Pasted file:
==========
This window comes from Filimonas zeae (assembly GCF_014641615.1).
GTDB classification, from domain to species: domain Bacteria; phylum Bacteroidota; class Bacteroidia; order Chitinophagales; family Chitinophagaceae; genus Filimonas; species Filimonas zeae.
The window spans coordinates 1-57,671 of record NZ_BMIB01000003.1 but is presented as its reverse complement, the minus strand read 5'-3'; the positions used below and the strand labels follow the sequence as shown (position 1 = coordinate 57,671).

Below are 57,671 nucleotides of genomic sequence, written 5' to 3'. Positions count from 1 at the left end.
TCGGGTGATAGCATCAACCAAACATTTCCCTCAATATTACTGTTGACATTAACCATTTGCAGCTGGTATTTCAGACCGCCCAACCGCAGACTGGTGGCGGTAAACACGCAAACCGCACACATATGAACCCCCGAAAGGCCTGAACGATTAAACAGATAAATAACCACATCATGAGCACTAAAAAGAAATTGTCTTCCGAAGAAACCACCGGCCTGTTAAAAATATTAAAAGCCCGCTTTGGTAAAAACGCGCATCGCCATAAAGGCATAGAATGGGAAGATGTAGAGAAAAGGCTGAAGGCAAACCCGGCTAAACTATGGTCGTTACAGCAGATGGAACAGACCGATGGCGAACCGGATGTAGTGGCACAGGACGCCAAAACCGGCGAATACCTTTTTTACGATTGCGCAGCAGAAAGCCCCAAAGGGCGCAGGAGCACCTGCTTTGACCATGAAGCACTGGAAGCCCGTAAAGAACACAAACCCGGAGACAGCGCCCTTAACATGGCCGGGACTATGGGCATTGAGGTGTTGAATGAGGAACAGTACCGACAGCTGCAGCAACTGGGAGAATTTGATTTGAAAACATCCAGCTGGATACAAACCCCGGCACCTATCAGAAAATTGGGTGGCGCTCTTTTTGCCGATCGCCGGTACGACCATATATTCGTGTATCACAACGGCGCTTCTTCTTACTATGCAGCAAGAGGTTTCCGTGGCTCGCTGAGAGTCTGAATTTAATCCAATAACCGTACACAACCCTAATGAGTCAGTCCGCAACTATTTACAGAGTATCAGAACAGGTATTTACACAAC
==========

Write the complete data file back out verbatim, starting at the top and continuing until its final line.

This window comes from Filimonas zeae (assembly GCF_014641615.1).
GTDB classification, from domain to species: domain Bacteria; phylum Bacteroidota; class Bacteroidia; order Chitinophagales; family Chitinophagaceae; genus Filimonas; species Filimonas zeae.
The window spans coordinates 1-57,671 of record NZ_BMIB01000003.1 but is presented as its reverse complement, the minus strand read 5'-3'; the positions used below and the strand labels follow the sequence as shown (position 1 = coordinate 57,671).

Below are 57,671 nucleotides of genomic sequence, written 5' to 3'. Positions count from 1 at the left end.
TCGGGTGATAGCATCAACCAAACATTTCCCTCAATATTACTGTTGACATTAACCATTTGCAGCTGGTATTTCAGACCGCCCAACCGCAGACTGGTGGCGGTAAACACGCAAACCGCACACATATGAACCCCCGAAAGGCCTGAACGATTAAACAGATAAATAACCACATCATGAGCACTAAAAAGAAATTGTCTTCCGAAGAAACCACCGGCCTGTTAAAAATATTAAAAGCCCGCTTTGGTAAAAACGCGCATCGCCATAAAGGCATAGAATGGGAAGATGTAGAGAAAAGGCTGAAGGCAAACCCGGCTAAACTATGGTCGTTACAGCAGATGGAACAGACCGATGGCGAACCGGATGTAGTGGCACAGGACGCCAAAACCGGCGAATACCTTTTTTACGATTGCGCAGCAGAAAGCCCCAAAGGGCGCAGGAGCACCTGCTTTGACCATGAAGCACTGGAAGCCCGTAAAGAACACAAACCCGGAGACAGCGCCCTTAACATGGCCGGGACTATGGGCATTGAGGTGTTGAATGAGGAACAGTACCGACAGCTGCAGCAACTGGGAGAATTTGATTTGAAAACATCCAGCTGGATACAAACCCCGGCACCTATCAGAAAATTGGGTGGCGCTCTTTTTGCCGATCGCCGGTACGACCATATATTCGTGTATCACAACGGCGCTTCTTCTTACTATGCAGCAAGAGGTTTCCGTGGCTCGCTGAGAGTCTGAATTTAATCCAATAACCGTACACAACCCTAATGAGTCAGTCCGCAACTATTTACAGAGTATCAGAACAGGTATTTACACAAC